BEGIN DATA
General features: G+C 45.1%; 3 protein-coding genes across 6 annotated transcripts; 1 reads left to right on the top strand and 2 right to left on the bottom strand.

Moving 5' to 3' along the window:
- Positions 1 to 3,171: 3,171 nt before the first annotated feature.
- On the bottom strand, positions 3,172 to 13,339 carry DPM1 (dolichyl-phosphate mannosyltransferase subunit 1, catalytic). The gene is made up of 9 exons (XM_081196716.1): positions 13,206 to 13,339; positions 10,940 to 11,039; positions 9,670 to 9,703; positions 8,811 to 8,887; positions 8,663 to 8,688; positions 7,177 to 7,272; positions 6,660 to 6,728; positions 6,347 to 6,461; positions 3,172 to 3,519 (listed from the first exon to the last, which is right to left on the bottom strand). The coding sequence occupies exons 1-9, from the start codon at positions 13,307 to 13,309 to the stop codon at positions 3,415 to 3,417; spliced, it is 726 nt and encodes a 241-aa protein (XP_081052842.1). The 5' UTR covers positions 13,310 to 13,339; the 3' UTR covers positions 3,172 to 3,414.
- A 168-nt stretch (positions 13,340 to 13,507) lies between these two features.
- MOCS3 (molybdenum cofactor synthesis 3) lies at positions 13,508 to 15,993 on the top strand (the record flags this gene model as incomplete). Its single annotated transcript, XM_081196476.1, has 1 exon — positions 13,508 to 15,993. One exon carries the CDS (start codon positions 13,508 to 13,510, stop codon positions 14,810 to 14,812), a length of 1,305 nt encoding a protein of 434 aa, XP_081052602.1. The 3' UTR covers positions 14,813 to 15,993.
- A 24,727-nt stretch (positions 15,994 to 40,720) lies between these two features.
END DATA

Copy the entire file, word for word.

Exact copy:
General features: G+C 45.1%; 3 protein-coding genes across 6 annotated transcripts; 1 reads left to right on the top strand and 2 right to left on the bottom strand.

Moving 5' to 3' along the window:
- Positions 1 to 3,171: 3,171 nt before the first annotated feature.
- On the bottom strand, positions 3,172 to 13,339 carry DPM1 (dolichyl-phosphate mannosyltransferase subunit 1, catalytic). The gene is made up of 9 exons (XM_081196716.1): positions 13,206 to 13,339; positions 10,940 to 11,039; positions 9,670 to 9,703; positions 8,811 to 8,887; positions 8,663 to 8,688; positions 7,177 to 7,272; positions 6,660 to 6,728; positions 6,347 to 6,461; positions 3,172 to 3,519 (listed from the first exon to the last, which is right to left on the bottom strand). The coding sequence occupies exons 1-9, from the start codon at positions 13,307 to 13,309 to the stop codon at positions 3,415 to 3,417; spliced, it is 726 nt and encodes a 241-aa protein (XP_081052842.1). The 5' UTR covers positions 13,310 to 13,339; the 3' UTR covers positions 3,172 to 3,414.
- A 168-nt stretch (positions 13,340 to 13,507) lies between these two features.
- MOCS3 (molybdenum cofactor synthesis 3) lies at positions 13,508 to 15,993 on the top strand (the record flags this gene model as incomplete). Its single annotated transcript, XM_081196476.1, has 1 exon — positions 13,508 to 15,993. One exon carries the CDS (start codon positions 13,508 to 13,510, stop codon positions 14,810 to 14,812), a length of 1,305 nt encoding a protein of 434 aa, XP_081052602.1. The 3' UTR covers positions 14,813 to 15,993.
- A 24,727-nt stretch (positions 15,994 to 40,720) lies between these two features.